The Pope’s Crisis of Conscience

Chris Castaldo | September 30, 2017

Ever since August 11, when 40 Roman Catholic leaders presented a 25-page letter to Pope Francis (a “Filial Correction”), the issue of Christian conscience has generated discussion. Conscience is recognized as the inner core of a person that identifies morally good and evil choices in accord with right reason and God’s Word.

The discussion, however, has opened a can of worms.

The word “conscience” appears several times in the document, which seeks to correct the pope’s recent statements on divorced Catholics. But it mostly does so in quoting Francis himself, who uses it to justify greater latitude regarding “irregular” situations in the church (“mortal sins,” and “heresies” according to other Catholics). Therefore, rather than merely evoking conscience as a means of inspiring obedience, the pope also claims it as a way of recognizing “what for now is the most generous response.”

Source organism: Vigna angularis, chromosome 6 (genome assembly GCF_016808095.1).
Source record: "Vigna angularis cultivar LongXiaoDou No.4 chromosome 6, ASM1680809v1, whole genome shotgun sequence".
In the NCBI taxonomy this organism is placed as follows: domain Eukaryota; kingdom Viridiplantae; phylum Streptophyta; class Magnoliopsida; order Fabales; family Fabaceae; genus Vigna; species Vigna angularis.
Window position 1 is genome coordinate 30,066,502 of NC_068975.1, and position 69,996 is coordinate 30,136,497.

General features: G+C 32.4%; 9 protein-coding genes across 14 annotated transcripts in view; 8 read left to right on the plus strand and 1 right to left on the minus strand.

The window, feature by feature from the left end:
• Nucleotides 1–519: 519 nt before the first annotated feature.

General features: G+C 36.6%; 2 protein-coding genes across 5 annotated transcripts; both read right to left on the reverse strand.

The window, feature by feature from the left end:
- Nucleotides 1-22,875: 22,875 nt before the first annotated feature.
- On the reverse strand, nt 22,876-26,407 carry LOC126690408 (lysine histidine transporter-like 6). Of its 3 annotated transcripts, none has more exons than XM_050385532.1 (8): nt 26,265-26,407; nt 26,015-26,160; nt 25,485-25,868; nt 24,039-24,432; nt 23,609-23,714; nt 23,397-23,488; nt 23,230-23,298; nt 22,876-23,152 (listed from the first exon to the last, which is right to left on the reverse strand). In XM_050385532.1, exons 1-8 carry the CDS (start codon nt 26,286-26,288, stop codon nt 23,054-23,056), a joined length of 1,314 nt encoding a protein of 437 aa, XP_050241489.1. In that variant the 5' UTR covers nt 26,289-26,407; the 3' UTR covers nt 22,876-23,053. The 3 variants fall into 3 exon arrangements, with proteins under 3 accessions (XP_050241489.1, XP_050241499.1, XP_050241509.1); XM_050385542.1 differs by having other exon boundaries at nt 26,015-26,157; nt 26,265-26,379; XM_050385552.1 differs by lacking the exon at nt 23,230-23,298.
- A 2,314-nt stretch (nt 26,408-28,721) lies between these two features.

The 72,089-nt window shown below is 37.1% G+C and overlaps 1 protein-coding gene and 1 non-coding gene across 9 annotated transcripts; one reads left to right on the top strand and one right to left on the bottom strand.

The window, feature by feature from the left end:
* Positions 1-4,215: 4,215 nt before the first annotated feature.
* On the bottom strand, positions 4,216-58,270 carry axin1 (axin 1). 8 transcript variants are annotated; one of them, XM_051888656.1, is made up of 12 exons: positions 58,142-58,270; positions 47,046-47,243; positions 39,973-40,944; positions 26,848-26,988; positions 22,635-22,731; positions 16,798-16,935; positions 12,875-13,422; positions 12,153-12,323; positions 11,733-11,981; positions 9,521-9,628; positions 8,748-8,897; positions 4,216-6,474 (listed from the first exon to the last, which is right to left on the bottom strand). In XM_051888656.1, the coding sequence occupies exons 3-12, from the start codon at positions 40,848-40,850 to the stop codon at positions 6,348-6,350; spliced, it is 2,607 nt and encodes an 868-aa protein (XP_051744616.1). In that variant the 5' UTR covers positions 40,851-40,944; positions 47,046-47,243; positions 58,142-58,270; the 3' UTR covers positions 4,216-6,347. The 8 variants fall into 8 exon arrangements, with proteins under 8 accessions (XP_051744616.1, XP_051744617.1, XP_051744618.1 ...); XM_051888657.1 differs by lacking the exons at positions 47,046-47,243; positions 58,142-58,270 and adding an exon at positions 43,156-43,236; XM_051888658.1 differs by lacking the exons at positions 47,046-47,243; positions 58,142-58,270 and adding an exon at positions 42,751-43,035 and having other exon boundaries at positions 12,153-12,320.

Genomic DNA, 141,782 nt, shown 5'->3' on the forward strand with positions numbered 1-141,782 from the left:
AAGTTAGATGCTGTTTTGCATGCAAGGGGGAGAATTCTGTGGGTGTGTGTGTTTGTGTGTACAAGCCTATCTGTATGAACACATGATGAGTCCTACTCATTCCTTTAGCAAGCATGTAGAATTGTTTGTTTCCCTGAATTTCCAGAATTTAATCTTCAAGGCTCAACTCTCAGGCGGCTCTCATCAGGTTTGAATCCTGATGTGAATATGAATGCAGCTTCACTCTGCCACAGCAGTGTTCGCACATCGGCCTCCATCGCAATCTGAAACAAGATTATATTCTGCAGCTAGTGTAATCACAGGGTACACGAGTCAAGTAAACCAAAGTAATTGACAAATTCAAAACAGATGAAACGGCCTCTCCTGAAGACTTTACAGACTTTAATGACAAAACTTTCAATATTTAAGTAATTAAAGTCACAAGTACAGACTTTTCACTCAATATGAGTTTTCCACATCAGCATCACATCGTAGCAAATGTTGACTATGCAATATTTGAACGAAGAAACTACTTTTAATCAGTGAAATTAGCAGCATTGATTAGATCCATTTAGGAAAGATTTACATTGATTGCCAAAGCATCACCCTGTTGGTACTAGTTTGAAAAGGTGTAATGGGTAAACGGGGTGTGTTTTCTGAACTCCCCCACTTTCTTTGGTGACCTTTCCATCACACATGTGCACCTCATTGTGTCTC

The Issue

The specific issue is whether divorced and remarried persons are welcome to the Catholic communion table. Catholic teaching has long been clear that they are not, but Francis seems to be edging away from this view. And both his position and also his justification for it are mirrored by Cardinal Kevin Farrell, recently elevated by…

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